• Elbow arthritis – Breakdown of cartilage that separates elbow bones, causing them to rub together and cause severe pain.
  • Ulnar nerve compression – Irritation or compression of the ulnar nerve that causes tingling, numbness, pain, and difficulty using fingers.
  • Elbow fracture – Partial or complete break in one of the bones that make up the elbow joint. Most often occurs in the ulna, as there is little tissue between it and the skin to absorb sudden impacts.

How Can An Elbow Injury Be Diagnosed?

The diagnosis is generally quite apparent on plain x-rays, but occasionally a CT scan or an MRI scan may be required for further clarity.

Other methods of diagnosing elbow injuries and conditions include electromyography and a biopsy of bursa fluid. A basic physical examination and check of your medical history may also be adequate to form a diagnosis.

What Are The Treatment Options For Elbow Injury?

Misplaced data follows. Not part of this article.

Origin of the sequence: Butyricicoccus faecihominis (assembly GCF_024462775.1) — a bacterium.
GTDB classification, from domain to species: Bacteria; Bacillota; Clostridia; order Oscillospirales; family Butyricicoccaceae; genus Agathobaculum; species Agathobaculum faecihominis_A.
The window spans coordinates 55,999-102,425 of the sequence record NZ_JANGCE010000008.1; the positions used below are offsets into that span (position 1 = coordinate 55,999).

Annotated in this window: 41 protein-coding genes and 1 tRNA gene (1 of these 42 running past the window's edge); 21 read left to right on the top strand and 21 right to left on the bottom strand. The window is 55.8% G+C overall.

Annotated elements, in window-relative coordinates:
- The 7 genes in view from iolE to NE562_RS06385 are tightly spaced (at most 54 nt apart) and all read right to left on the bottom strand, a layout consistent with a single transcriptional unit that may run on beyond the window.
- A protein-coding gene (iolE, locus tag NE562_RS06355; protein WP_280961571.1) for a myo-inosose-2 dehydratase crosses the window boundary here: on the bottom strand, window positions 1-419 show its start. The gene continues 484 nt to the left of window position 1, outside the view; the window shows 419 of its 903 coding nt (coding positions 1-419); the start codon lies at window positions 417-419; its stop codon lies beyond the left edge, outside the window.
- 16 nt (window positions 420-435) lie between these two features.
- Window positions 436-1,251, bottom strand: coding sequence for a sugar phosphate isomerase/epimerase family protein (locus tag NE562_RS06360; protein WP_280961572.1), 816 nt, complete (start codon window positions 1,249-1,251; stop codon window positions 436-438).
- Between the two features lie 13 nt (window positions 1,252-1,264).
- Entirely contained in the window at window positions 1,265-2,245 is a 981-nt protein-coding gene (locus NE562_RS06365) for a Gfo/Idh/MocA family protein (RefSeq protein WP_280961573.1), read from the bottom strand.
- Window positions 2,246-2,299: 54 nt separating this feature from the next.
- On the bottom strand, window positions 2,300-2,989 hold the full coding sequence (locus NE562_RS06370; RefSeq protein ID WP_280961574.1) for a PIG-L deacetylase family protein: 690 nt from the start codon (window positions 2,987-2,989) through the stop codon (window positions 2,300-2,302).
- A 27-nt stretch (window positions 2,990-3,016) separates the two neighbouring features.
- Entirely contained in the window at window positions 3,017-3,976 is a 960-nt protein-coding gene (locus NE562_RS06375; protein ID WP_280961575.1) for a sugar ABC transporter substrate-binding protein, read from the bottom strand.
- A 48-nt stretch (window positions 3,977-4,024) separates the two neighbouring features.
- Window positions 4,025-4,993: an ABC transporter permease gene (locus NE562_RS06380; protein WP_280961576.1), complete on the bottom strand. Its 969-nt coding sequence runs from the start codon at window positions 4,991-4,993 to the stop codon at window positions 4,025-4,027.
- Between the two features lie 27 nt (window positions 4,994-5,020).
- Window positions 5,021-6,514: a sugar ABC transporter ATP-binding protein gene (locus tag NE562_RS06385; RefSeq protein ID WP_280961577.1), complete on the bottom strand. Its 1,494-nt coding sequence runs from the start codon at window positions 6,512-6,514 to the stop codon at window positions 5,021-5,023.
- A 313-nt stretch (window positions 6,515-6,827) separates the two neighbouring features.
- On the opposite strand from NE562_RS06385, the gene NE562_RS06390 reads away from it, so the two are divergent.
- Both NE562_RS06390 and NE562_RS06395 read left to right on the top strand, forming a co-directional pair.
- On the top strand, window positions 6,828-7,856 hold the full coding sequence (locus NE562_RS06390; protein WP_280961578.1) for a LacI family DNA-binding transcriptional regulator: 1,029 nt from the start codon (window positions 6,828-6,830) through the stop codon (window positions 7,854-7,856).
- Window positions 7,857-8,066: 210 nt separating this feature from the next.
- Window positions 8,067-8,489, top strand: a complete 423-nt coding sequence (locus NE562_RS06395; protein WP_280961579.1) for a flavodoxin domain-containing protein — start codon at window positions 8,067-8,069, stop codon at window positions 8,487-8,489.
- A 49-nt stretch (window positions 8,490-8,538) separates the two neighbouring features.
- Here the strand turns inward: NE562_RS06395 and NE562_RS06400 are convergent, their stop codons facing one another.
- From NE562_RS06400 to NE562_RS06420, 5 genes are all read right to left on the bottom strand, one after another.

A lot of the fractures around the elbow are important due to their proximity to the joint itself. That is, they most likely need operative treatment. It is important to distinguish simple dislocations from the more complex ones, where surgical input will help in early and long term results.

Arthritis is generally treated without an operation to begin with, using injections, pain medications and physiotherapy, failing which joint replacing procedures can be performed. Some contractures around the elbow are treated with keyhole surgery. The rehabilitation of such patients will need physiotherapy input.

Types of Shoulder Surgery

Elbow Replacement Surgery

Elbow replacement surgery involves damaged parts of the elbow joint being replaced with artificial components, known as prosthetics. An elbow replacement can be partial (in which only some parts of the joint are replaced) or total (meaning the whole elbow joint is replaced with a prosthetic).

Elbow Arthritis Surgery

There are several different procedures that can be used to treat arthritis in the elbow joint. These procedures include synovectomy, arthroscopic debridement, interpositional arthroplasty, and total elbow replacement.

Tennis Elbow Surgery